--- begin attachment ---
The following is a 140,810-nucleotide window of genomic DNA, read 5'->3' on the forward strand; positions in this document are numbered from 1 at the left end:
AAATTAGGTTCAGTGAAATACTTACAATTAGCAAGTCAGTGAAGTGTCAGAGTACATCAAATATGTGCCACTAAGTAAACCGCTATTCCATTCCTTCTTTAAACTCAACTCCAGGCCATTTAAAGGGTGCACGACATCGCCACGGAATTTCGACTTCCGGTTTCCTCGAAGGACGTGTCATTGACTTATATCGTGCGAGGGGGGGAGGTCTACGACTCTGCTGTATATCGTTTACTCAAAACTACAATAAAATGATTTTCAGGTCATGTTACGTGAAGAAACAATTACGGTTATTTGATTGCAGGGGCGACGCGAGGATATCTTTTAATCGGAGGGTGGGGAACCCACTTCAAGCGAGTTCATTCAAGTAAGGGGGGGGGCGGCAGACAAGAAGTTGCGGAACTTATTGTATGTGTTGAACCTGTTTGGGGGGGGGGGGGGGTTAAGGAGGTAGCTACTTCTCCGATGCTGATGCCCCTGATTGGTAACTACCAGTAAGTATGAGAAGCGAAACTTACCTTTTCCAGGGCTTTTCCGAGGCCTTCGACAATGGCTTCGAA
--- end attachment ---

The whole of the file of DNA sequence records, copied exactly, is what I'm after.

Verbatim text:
The following is a 140,810-nucleotide window of genomic DNA, read 5'->3' on the forward strand; positions in this document are numbered from 1 at the left end:
AAATTAGGTTCAGTGAAATACTTACAATTAGCAAGTCAGTGAAGTGTCAGAGTACATCAAATATGTGCCACTAAGTAAACCGCTATTCCATTCCTTCTTTAAACTCAACTCCAGGCCATTTAAAGGGTGCACGACATCGCCACGGAATTTCGACTTCCGGTTTCCTCGAAGGACGTGTCATTGACTTATATCGTGCGAGGGGGGGAGGTCTACGACTCTGCTGTATATCGTTTACTCAAAACTACAATAAAATGATTTTCAGGTCATGTTACGTGAAGAAACAATTACGGTTATTTGATTGCAGGGGCGACGCGAGGATATCTTTTAATCGGAGGGTGGGGAACCCACTTCAAGCGAGTTCATTCAAGTAAGGGGGGGGGCGGCAGACAAGAAGTTGCGGAACTTATTGTATGTGTTGAACCTGTTTGGGGGGGGGGGGGGGTTAAGGAGGTAGCTACTTCTCCGATGCTGATGCCCCTGATTGGTAACTACCAGTAAGTATGAGAAGCGAAACTTACCTTTTCCAGGGCTTTTCCGAGGCCTTCGACAATGGCTTCGAA